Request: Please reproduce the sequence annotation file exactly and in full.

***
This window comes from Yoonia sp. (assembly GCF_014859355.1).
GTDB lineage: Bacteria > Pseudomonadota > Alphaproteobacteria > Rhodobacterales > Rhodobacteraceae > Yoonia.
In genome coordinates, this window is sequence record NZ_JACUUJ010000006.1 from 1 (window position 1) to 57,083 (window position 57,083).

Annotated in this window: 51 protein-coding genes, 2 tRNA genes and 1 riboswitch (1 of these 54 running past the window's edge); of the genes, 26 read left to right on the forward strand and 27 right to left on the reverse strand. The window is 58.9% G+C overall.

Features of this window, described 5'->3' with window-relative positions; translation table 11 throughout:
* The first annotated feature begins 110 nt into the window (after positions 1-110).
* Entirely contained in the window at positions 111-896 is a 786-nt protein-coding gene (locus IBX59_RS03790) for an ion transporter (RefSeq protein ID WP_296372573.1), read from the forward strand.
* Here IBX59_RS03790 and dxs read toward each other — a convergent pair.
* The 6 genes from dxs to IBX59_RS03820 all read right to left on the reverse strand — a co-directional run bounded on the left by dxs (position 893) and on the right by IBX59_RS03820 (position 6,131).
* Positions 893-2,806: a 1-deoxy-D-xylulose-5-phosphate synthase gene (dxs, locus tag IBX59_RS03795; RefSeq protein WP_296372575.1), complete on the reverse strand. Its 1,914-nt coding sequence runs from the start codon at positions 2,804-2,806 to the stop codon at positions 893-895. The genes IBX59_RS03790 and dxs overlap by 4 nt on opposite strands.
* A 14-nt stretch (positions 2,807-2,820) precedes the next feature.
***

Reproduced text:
This window comes from Yoonia sp. (assembly GCF_014859355.1).
GTDB lineage: Bacteria > Pseudomonadota > Alphaproteobacteria > Rhodobacterales > Rhodobacteraceae > Yoonia.
In genome coordinates, this window is sequence record NZ_JACUUJ010000006.1 from 1 (window position 1) to 57,083 (window position 57,083).

Annotated in this window: 51 protein-coding genes, 2 tRNA genes and 1 riboswitch (1 of these 54 running past the window's edge); of the genes, 26 read left to right on the forward strand and 27 right to left on the reverse strand. The window is 58.9% G+C overall.

Features of this window, described 5'->3' with window-relative positions; translation table 11 throughout:
* The first annotated feature begins 110 nt into the window (after positions 1-110).
* Entirely contained in the window at positions 111-896 is a 786-nt protein-coding gene (locus IBX59_RS03790) for an ion transporter (RefSeq protein ID WP_296372573.1), read from the forward strand.
* Here IBX59_RS03790 and dxs read toward each other — a convergent pair.
* The 6 genes from dxs to IBX59_RS03820 all read right to left on the reverse strand — a co-directional run bounded on the left by dxs (position 893) and on the right by IBX59_RS03820 (position 6,131).
* Positions 893-2,806: a 1-deoxy-D-xylulose-5-phosphate synthase gene (dxs, locus tag IBX59_RS03795; RefSeq protein WP_296372575.1), complete on the reverse strand. Its 1,914-nt coding sequence runs from the start codon at positions 2,804-2,806 to the stop codon at positions 893-895. The genes IBX59_RS03790 and dxs overlap by 4 nt on opposite strands.
* A 14-nt stretch (positions 2,807-2,820) precedes the next feature.